The psychology behind choosing to leave
A car speeds down a South Sacramento street, hitting a five year old child walking nearby. The driver speeds off, leaving the child critically injured in the street.
This happens more often than you would think. In the past month, a 25-year-old man was hit from behind while riding his bike to his new job at FedEx. Police say he may have been hit around 11 p.m. on Thursday, but his body wasn’t found until almost four hours later.
That begs the question: What sort of people choose to flee crash scenes – especially after hurting someone?
“Mostly what you’re looking at is people who blame others for their behaviors,” said forensic clinical specialist Dr. Paul Clements.
It comes down a lack of empathy.
“That it was an accident and they either blame the person for getting in their way. Or [the victim] should have been paying better attention.”
Clements, a professor at Drexel University, says in this article from 2013 that the act doesn’t usually have malicious intent like premeditated murder. He believes these drivers suffer from a lack of good moral judgment – that should have been instilled when they were young.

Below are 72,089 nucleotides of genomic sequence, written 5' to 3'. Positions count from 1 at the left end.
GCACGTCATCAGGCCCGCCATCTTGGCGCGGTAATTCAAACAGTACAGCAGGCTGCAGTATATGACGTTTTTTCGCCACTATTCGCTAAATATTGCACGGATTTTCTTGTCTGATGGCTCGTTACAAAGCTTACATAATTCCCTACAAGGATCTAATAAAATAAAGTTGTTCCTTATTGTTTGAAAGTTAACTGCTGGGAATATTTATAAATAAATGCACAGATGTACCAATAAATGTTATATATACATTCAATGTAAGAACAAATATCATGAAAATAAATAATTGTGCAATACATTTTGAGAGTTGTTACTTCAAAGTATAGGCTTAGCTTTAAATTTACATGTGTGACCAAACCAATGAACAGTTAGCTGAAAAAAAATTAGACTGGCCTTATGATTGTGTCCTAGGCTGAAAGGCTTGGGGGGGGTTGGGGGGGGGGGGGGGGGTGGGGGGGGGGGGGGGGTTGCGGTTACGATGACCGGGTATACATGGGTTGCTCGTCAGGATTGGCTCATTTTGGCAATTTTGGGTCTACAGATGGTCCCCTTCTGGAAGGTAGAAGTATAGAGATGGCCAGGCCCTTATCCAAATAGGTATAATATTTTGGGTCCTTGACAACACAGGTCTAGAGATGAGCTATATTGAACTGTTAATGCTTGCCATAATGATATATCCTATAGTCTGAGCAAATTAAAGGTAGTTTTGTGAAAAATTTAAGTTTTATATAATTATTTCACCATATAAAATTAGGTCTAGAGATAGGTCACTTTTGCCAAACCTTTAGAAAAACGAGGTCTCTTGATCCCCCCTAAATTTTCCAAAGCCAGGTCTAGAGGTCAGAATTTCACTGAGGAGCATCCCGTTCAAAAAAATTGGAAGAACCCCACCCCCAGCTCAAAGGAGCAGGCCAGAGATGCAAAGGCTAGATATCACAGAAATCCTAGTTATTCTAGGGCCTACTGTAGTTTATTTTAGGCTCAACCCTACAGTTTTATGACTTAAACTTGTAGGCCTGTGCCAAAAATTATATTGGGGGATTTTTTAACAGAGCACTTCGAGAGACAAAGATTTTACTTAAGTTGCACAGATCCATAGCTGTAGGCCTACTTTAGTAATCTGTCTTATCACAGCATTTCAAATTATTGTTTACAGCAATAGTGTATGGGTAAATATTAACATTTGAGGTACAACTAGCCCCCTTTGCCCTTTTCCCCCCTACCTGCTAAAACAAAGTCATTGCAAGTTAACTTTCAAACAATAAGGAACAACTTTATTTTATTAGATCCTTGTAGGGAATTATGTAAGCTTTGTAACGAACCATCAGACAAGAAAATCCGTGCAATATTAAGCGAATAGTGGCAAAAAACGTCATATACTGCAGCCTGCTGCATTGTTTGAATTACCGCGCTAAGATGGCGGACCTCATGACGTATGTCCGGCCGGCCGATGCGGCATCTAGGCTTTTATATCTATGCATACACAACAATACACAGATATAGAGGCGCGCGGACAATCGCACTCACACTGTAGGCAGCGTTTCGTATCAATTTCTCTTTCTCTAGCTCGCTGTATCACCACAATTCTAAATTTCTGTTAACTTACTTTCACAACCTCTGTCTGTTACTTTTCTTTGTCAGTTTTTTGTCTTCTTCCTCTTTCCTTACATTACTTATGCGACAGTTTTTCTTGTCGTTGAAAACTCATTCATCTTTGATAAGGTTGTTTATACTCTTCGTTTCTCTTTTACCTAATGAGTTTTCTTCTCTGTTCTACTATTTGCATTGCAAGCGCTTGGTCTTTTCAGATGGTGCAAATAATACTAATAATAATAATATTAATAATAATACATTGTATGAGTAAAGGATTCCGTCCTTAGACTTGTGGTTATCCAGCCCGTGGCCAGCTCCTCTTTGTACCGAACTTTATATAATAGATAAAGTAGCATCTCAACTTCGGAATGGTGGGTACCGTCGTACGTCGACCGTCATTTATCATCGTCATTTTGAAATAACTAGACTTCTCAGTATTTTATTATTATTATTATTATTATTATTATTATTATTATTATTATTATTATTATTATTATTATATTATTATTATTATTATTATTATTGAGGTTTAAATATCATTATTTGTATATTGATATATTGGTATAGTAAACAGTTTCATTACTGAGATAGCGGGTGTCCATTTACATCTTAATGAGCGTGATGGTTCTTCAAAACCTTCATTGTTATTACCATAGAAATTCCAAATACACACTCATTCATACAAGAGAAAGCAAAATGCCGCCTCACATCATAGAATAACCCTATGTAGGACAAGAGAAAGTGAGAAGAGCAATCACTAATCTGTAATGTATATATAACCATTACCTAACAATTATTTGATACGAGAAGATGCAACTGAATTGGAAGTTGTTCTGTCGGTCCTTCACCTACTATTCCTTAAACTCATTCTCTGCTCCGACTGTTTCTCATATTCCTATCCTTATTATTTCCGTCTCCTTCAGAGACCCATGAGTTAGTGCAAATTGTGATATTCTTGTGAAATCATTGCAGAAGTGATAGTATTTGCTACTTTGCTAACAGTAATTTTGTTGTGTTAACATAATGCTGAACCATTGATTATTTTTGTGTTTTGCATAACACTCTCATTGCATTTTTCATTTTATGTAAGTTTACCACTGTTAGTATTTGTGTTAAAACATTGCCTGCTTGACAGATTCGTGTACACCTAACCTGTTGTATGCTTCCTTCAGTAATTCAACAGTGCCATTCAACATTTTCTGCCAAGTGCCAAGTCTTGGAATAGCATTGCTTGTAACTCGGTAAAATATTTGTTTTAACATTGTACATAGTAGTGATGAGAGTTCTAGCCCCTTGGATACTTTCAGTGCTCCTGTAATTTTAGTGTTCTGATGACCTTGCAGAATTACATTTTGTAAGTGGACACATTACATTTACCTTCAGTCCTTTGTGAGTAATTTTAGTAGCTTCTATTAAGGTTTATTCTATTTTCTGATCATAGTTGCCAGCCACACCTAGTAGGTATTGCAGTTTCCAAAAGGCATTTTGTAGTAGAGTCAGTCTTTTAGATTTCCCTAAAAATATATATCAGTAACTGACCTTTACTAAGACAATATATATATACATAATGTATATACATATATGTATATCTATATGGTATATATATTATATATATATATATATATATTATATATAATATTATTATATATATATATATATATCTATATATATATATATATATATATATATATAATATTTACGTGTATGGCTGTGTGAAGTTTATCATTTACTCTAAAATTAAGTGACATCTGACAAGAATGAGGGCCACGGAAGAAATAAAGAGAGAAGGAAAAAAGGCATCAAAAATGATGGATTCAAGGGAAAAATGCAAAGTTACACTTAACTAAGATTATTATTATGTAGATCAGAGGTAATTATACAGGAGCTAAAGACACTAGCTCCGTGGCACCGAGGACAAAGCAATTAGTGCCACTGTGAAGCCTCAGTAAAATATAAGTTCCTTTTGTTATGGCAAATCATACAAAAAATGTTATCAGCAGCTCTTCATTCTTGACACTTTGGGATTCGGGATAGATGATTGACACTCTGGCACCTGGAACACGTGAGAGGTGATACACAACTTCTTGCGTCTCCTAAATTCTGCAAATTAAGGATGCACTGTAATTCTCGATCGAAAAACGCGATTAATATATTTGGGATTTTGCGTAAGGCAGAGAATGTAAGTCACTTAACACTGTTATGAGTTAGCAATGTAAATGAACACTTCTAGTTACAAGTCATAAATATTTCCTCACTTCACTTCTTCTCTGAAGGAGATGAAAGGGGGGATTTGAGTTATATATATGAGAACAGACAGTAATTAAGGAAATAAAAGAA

“You didn’t plan 20 blocks before to kill Mrs. Smith and her daughter when she’s crossing the street,” he said.
The Legal repercussion for texting while driving, driving under the influence of drugs or alcohol, or even having an expired driver’s license are all such triggers for these drivers to run. Clements says hit-and-run drivers downplay the severity of the situation to rationalize leaving.
“They just sort of minimize it as ‘Well it can’t be that bad,’” he said. “A lot of the people who are doing these kinds of things have some sort of personality issues.”